Posted by: elderleach | December 14, 2010

Teachin’ and Preachin’ to my Brotha’s and Sista’s‏

Hello my awesome family and friends. Hoe gaan dit? This week has been a great one, though the heat has been killing Elder Balmforth and I and there’s no way around it. I’ve been in several appointments this week where I have sweated so profusely (thanks to the 200% humidity) that I could wring out my shirt and fill up enough cups to start a lemonade stand. I just wouldn’t charge you for the drink.
Anyway, at least our teaching pool is high (one of the highest in the zone) and our companionship is rockin’. Transfer news will be proclaimed this evening or tomorrow morning and that is where I will yet again find out my fate: am I staying or going? It’s an intense feeling, and these days are always pretty unproductive due to the stress and worry that accompanies transfers.
May I share an experience that happened this week? I realize I have spoken very little about the people we teach, but that is recorded more in my journals and I don’t want to bore you with everyone’s history. But perhaps this experience will help you feel more connected with the people we meet here in South Africa.
On Tuesday, Elder Balmforth and I decided to do some tracting. Tracting is simply defined as knocking doors. It can sometimes be a strenuous, dangerous task, especially in this part of the world, but nonetheless that’s where all the good stories come from. 😉 The 3rd door we knocked on a frail, older woman answered and looked at us with a sour face.
“Hello ma’am, we’re missionaries from the Church of Jesus Christ of Latter day Saints,” Elder Balmforth started. The whole time, I looked at him thinking, That’s my son! You go and get ’em! The old lady slowly walked outside, passed by us and took a seat behind us on the edge of her front porch. Oh I know you did not just deny my son! I said in a sassy accent in my head.
“I…am…the…church…” she mumbled in a thick Afrikaans accent.
“Verskoon my?” I asked, which is Afrikaans for “Excuse me?”
“Ek is die kirke,” she repeated, this time in her native tounge.
Elder Balmforth and I looked at each other and bit our lips, knowing a snort of laughter would erupt from either one of us at any moment. We tried to explain to her that Jesus is the church and that we must follow Him to find eternal life. She just kept repeating her statement about how the church is all about her, so we just bid her farewell and decided to use our time more wisely.
We approached a large home that was painted white with a bright, white driveway and a white vehicle parked thereon. Elder Balmforth and I looked at each other and figured we’d be welcome there considering the circumstances, so we went up to the door and knocked. A nice coloured woman answered and after we introduced ourselves she said,
“Perhaps you’d like to come inside and talk to the others in the back?” Not really sure what that meant, we said, “OK!” and stepped inside the home and followed her to the back. In this room were 5 women at tables with large sowing machines stitching up clothes or whatever you do with a sowing machine. We stood there at the front of the room just watching them, but feeling very awkward at the same time. A few of the women looked up and when they saw us they looked back down and went to work.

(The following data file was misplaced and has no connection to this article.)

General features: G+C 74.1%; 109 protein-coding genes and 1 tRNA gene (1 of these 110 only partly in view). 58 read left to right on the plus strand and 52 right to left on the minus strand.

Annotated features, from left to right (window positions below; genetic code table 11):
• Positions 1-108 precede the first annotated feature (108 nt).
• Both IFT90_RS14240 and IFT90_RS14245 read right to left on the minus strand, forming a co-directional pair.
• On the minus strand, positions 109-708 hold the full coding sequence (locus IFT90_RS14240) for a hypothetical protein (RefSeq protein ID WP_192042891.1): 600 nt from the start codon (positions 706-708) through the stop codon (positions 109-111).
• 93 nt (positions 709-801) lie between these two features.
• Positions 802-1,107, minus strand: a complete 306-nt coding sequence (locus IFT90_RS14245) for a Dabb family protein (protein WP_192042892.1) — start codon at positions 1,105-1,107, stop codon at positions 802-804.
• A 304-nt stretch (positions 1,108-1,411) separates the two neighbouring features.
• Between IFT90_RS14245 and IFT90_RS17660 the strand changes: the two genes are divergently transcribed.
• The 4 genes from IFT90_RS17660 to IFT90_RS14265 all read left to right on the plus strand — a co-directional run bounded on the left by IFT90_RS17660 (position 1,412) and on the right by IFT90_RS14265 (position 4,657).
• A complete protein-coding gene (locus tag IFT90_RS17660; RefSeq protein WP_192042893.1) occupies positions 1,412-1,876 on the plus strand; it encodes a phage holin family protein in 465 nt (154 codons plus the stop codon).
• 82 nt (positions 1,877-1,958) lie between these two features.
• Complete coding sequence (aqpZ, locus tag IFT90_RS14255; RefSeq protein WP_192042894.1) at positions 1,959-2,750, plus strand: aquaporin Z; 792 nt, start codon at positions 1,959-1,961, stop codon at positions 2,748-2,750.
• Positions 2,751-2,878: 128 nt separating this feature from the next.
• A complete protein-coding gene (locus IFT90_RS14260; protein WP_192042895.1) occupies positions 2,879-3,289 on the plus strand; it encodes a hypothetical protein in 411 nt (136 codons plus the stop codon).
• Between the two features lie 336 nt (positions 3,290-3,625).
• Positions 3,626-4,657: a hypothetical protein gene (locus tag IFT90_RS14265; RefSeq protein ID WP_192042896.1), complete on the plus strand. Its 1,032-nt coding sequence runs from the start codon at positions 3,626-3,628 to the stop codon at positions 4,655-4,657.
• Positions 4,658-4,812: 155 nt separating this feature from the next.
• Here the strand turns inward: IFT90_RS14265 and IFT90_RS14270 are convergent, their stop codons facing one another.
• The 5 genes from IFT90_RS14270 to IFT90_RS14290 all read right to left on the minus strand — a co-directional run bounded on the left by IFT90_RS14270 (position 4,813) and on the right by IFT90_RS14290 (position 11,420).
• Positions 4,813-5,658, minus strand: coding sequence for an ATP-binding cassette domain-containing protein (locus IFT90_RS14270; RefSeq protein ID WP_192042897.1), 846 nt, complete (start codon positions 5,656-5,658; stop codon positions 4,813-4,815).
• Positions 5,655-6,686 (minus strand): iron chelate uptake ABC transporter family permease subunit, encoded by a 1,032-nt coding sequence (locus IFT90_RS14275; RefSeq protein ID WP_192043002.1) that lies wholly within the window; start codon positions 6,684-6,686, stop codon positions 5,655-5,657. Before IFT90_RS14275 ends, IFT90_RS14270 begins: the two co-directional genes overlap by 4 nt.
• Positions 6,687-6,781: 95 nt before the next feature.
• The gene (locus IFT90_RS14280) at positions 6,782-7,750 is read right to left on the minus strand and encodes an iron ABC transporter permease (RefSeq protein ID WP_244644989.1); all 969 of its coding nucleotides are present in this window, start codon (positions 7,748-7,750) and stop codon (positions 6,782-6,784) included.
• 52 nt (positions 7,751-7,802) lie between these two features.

I cleared my throat and proceeded to *nervously* tell them who we were and what our mission was about. “Hi, I’m Elder Leach and this is Elder Bum–“
Balm!” he whispered. 
“–Balmforth and we are missionaries from the Church of Jesus Christ of Latter day Saints.” Some of the women were looking at us, but the rest just kept going to work. Ok… I thought to myself. What now? Elder Balmforth and I then proceeded to preach. We stood there in front of 6 women preaching the message of the Restored Gospel, which at first didn’t attract their attention, but eventually they all stopped working and listened to us. The Spirit flooded the room and everyone was perfectly still. After Elder Balmforth and I were finished with our Alma and Amulek moment, we shared a scripture, being my favourite: Romans 8:35-39. We then passed out some pamphlets and told them where the church was.
Still, they sat there quietly and we continued to stand there awkwardly. Eventually we just complimented them on their work and left them with a word of prayer. After leaving Elder Balmforth and I felt so good about what was accomplished in there. “Hey, maybe not everyone in there understood what we said. Or maybe none of them will act on what we said. But you know what? Something was felt in that room and no doubt they felt it too.”
One’s testimony strengthens by the bearing of it. Growing up I listened to all these wonderful testimonies of the Gospel and how it changed their lives, but I never experienced that for myself. I guess you could say I floated on whatever boat passed by that looked good at the time. But while I’ve been on mission, I’ve seen my testimony develop its six pack and I can only hope it will get stronger from here.
I believe the Lord will hold us responsible for holding back what we know to be true. Take every opportunity to proclaim the Gospel. You don’t have to wear the cool black badge to do so!
Have a marvelous and safe week. Love,
Elder Matthew G. Leach
South Africa Cape Town Mission

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